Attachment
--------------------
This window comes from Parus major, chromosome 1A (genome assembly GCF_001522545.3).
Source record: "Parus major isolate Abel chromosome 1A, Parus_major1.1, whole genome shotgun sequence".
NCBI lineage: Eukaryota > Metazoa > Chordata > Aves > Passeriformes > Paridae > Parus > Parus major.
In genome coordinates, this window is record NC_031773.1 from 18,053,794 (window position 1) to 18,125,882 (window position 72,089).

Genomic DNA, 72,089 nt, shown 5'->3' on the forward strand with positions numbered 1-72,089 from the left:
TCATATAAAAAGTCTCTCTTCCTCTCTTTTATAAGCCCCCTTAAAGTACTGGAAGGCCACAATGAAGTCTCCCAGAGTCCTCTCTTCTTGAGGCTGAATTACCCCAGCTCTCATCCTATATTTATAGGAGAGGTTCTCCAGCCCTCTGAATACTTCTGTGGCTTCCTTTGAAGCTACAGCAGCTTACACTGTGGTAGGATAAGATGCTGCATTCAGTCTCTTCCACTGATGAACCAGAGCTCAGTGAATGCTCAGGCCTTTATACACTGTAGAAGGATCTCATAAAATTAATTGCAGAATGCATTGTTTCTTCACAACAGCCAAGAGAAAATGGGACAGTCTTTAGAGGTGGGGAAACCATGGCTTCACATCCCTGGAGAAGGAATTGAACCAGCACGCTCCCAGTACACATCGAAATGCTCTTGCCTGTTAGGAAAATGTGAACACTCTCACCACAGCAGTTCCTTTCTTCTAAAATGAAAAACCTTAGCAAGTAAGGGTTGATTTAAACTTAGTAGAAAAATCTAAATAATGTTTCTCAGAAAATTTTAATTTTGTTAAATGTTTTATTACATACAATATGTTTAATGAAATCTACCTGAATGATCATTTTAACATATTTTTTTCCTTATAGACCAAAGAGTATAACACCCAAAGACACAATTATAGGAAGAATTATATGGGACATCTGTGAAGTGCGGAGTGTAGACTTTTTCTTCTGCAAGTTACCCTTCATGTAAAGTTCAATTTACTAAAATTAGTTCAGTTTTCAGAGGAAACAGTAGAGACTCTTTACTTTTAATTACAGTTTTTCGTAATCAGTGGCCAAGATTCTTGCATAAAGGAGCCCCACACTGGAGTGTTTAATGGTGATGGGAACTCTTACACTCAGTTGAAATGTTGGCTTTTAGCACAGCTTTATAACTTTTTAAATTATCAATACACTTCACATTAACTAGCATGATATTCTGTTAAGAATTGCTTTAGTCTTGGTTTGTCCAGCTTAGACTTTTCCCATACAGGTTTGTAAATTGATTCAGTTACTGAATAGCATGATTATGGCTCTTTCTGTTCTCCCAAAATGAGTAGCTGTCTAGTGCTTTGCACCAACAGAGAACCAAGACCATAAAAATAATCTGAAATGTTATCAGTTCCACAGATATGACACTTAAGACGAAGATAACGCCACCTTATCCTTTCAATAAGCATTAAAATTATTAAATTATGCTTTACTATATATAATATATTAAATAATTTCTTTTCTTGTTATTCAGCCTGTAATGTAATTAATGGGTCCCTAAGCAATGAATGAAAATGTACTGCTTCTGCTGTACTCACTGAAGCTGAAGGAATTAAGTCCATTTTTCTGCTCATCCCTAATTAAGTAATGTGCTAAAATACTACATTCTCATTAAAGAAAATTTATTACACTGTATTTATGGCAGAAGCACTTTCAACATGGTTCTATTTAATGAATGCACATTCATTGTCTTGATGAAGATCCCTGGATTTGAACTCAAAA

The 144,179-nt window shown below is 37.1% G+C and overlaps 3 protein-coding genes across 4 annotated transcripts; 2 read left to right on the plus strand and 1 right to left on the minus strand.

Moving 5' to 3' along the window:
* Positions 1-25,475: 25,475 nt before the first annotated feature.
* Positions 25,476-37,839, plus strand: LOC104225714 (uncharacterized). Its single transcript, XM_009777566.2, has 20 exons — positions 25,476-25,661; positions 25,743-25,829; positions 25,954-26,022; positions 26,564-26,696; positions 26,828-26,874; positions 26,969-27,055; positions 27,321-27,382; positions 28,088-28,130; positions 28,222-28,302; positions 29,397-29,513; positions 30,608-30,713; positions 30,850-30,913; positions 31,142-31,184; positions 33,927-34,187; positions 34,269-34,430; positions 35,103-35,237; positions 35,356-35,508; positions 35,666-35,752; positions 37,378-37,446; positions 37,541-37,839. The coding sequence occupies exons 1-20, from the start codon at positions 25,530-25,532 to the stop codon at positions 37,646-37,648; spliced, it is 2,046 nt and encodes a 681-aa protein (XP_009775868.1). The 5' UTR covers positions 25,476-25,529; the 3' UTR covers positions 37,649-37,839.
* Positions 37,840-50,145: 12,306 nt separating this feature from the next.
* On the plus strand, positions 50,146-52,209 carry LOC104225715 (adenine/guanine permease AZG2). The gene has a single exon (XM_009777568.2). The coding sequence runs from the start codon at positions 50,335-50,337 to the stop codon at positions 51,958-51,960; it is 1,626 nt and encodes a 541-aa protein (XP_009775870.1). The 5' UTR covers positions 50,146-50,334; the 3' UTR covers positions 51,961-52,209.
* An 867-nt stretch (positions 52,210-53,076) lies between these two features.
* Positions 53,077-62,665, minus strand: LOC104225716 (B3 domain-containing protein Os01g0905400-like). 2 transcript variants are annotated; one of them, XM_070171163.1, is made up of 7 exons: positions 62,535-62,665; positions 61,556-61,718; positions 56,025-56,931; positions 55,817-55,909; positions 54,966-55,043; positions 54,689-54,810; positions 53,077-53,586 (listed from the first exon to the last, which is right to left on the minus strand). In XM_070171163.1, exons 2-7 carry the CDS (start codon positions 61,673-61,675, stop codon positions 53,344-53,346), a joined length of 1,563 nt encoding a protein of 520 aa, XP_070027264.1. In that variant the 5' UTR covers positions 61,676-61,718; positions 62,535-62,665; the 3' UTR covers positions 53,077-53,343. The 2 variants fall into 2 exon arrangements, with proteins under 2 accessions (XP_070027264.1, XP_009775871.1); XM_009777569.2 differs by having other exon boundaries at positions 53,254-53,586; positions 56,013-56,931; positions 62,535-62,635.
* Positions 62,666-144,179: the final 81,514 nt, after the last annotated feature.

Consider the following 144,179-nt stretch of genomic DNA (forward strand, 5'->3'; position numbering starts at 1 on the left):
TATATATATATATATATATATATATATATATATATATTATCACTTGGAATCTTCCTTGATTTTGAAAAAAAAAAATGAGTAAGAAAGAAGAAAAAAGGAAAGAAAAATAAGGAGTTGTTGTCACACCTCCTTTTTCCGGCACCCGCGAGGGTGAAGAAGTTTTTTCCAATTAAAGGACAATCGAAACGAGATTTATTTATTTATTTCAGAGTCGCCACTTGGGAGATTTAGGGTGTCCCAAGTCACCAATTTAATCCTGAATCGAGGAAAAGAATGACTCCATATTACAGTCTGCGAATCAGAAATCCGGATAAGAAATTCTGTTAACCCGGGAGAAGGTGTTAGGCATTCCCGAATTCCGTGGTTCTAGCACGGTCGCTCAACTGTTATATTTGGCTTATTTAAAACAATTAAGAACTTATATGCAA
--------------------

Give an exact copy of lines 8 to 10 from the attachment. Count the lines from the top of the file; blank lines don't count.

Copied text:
Moving 5' to 3' along the window:
* Positions 1-25,475: 25,475 nt before the first annotated feature.
* Positions 25,476-37,839, plus strand: LOC104225714 (uncharacterized). Its single transcript, XM_009777566.2, has 20 exons — positions 25,476-25,661; positions 25,743-25,829; positions 25,954-26,022; positions 26,564-26,696; positions 26,828-26,874; positions 26,969-27,055; positions 27,321-27,382; positions 28,088-28,130; positions 28,222-28,302; positions 29,397-29,513; positions 30,608-30,713; positions 30,850-30,913; positions 31,142-31,184; positions 33,927-34,187; positions 34,269-34,430; positions 35,103-35,237; positions 35,356-35,508; positions 35,666-35,752; positions 37,378-37,446; positions 37,541-37,839. The coding sequence occupies exons 1-20, from the start codon at positions 25,530-25,532 to the stop codon at positions 37,646-37,648; spliced, it is 2,046 nt and encodes a 681-aa protein (XP_009775868.1). The 5' UTR covers positions 25,476-25,529; the 3' UTR covers positions 37,649-37,839.